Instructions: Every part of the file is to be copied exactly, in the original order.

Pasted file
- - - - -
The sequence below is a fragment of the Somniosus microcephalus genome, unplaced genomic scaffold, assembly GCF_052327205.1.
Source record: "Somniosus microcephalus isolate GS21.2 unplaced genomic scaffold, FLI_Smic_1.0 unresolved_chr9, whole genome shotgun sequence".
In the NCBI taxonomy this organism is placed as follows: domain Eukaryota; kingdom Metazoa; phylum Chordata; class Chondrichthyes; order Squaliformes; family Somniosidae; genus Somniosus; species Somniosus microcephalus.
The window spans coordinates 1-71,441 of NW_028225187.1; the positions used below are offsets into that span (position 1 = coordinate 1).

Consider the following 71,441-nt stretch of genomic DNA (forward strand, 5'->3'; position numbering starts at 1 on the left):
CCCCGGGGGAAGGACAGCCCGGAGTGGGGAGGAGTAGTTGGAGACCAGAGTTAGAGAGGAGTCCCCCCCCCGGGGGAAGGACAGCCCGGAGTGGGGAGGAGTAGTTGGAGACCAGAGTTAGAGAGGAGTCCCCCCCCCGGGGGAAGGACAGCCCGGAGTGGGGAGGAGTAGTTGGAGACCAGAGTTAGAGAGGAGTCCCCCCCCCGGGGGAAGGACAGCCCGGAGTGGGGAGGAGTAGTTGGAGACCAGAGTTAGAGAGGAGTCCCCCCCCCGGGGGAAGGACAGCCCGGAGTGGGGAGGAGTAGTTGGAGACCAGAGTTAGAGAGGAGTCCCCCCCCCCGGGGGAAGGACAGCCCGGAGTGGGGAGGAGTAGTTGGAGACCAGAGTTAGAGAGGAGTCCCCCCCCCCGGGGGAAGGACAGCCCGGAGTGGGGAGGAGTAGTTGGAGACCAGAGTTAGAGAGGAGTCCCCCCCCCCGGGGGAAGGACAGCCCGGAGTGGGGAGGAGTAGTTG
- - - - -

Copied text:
The sequence below is a fragment of the Somniosus microcephalus genome, unplaced genomic scaffold, assembly GCF_052327205.1.
Source record: "Somniosus microcephalus isolate GS21.2 unplaced genomic scaffold, FLI_Smic_1.0 unresolved_chr9, whole genome shotgun sequence".
In the NCBI taxonomy this organism is placed as follows: domain Eukaryota; kingdom Metazoa; phylum Chordata; class Chondrichthyes; order Squaliformes; family Somniosidae; genus Somniosus; species Somniosus microcephalus.
The window spans coordinates 1-71,441 of NW_028225187.1; the positions used below are offsets into that span (position 1 = coordinate 1).

Consider the following 71,441-nt stretch of genomic DNA (forward strand, 5'->3'; position numbering starts at 1 on the left):
CCCCGGGGGAAGGACAGCCCGGAGTGGGGAGGAGTAGTTGGAGACCAGAGTTAGAGAGGAGTCCCCCCCCCGGGGGAAGGACAGCCCGGAGTGGGGAGGAGTAGTTGGAGACCAGAGTTAGAGAGGAGTCCCCCCCCCGGGGGAAGGACAGCCCGGAGTGGGGAGGAGTAGTTGGAGACCAGAGTTAGAGAGGAGTCCCCCCCCCGGGGGAAGGACAGCCCGGAGTGGGGAGGAGTAGTTGGAGACCAGAGTTAGAGAGGAGTCCCCCCCCCGGGGGAAGGACAGCCCGGAGTGGGGAGGAGTAGTTGGAGACCAGAGTTAGAGAGGAGTCCCCCCCCCCGGGGGAAGGACAGCCCGGAGTGGGGAGGAGTAGTTGGAGACCAGAGTTAGAGAGGAGTCCCCCCCCCCGGGGGAAGGACAGCCCGGAGTGGGGAGGAGTAGTTGGAGACCAGAGTTAGAGAGGAGTCCCCCCCCCCGGGGGAAGGACAGCCCGGAGTGGGGAGGAGTAGTTG